While all people have some capacity for reasoning, a brief survey of world history makes it clear that man is not a rational animal. A glance at today's news confirms it: a President who lied his people into an unnecessary war and has virtually bankrupted his country is re-elected because he claims to be a Christian and appeals to the irrational core of fear that lurks inside of every human being.
This criticism of President Bush is not gratuitous, because the theme of this paper can only be fairly examined in light of the current veneer of religiosity worn the Republican party, and their recent electorial success.
The fundamentalist assault on sexuality and women in particular is not a new phenomenon. It is St. Paul who bears key responsibility for introducing a new emphasis on the evils of sexuality into Christian doctrine in the 1st century CE, after having enjoyed a playboy's lifestyle in his youth. But orthodox Judaism and fundamentalist Islam are equally strict in their emphasis of draconian penalties for what they regard as sexual transgressions, since all three faiths share a common historical root.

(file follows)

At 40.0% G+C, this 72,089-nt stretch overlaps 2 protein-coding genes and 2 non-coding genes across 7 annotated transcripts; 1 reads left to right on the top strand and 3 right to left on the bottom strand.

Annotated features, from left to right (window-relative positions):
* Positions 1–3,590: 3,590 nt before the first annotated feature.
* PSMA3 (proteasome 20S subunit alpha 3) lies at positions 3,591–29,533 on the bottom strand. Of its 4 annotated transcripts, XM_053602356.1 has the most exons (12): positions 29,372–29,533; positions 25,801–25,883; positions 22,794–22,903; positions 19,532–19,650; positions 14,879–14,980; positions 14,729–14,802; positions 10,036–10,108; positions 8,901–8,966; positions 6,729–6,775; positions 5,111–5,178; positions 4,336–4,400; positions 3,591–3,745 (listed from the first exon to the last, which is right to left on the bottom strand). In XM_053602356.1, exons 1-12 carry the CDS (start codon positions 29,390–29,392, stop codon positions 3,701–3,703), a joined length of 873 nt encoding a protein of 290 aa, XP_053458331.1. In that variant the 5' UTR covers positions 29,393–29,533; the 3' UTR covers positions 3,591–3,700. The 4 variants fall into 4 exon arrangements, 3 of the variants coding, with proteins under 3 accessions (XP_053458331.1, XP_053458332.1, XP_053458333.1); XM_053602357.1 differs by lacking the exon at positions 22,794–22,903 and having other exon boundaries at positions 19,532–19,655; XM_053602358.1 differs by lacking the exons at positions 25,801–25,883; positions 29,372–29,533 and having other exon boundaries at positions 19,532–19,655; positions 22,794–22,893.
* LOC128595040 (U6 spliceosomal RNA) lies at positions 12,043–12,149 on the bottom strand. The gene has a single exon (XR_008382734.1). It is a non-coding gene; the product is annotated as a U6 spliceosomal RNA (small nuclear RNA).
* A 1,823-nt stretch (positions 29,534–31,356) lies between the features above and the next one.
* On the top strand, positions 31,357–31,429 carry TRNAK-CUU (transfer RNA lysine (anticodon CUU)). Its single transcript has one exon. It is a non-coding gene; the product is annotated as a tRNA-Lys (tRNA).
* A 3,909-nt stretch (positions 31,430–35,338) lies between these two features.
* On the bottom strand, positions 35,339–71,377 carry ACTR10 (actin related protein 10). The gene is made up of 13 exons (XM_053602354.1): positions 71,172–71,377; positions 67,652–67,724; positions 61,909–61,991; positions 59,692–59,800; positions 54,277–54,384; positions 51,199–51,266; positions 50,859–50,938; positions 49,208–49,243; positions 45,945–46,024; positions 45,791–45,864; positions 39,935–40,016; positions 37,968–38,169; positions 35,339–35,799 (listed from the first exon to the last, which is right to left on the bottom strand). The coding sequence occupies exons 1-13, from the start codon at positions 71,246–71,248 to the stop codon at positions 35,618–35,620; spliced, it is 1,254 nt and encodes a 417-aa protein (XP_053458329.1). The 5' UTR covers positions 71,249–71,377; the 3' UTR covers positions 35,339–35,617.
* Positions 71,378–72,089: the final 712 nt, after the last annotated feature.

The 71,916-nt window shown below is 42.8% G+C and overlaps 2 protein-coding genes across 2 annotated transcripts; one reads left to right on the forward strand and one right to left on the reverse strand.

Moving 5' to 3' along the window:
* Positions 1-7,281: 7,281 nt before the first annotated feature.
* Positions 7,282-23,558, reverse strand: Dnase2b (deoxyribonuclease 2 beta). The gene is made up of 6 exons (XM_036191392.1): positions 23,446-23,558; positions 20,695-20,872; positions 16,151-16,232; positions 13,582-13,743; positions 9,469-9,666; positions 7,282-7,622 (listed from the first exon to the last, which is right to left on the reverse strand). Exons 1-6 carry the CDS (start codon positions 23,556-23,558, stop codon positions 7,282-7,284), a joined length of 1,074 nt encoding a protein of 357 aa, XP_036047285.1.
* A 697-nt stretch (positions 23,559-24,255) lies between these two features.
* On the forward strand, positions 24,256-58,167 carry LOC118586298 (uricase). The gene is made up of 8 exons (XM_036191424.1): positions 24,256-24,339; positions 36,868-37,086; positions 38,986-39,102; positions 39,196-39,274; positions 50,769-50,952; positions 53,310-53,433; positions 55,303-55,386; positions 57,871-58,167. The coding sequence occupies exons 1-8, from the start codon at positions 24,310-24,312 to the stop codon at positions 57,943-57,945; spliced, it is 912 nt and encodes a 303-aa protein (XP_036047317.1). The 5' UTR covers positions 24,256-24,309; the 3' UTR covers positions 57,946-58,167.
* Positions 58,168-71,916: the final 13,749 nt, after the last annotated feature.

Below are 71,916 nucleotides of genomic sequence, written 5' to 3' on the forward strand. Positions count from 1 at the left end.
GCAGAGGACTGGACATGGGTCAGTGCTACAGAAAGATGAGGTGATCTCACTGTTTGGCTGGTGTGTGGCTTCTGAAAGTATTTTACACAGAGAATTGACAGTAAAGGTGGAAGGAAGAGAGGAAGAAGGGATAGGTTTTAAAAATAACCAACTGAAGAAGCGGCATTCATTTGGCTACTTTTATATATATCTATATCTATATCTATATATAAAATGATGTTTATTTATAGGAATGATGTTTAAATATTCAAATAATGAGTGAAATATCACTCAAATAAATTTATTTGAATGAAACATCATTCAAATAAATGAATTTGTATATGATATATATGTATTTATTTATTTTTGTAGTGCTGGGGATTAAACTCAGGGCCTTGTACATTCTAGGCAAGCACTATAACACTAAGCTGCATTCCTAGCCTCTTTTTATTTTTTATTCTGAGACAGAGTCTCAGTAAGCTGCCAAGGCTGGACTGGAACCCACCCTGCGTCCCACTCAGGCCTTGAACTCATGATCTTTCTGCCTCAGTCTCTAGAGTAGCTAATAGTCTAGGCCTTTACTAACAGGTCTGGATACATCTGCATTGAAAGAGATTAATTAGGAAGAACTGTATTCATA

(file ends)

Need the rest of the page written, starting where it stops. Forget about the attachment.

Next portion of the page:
Man has always created his own culture, upon which his survival depends. But the same winnowing process that assures that only the best technology survives does not necessarily apply in the realm of culture. Scientific advances have produced reactionary responses from religious
Leaders at least since Galileo was forced to recant his belief that the Earth revolved around the sun. And politicians from all countries have been quick to discern that entire nations can be both motivated and controlled by the manipulative use of religion.
One of the most devisive and relentless battles taking place in the trenches of the culture wars is the fight for control of women's bodies. Will it be the state or the woman who decides if she uses birth control or has an abortion? The Catholic Church has been strenuously opposing the ...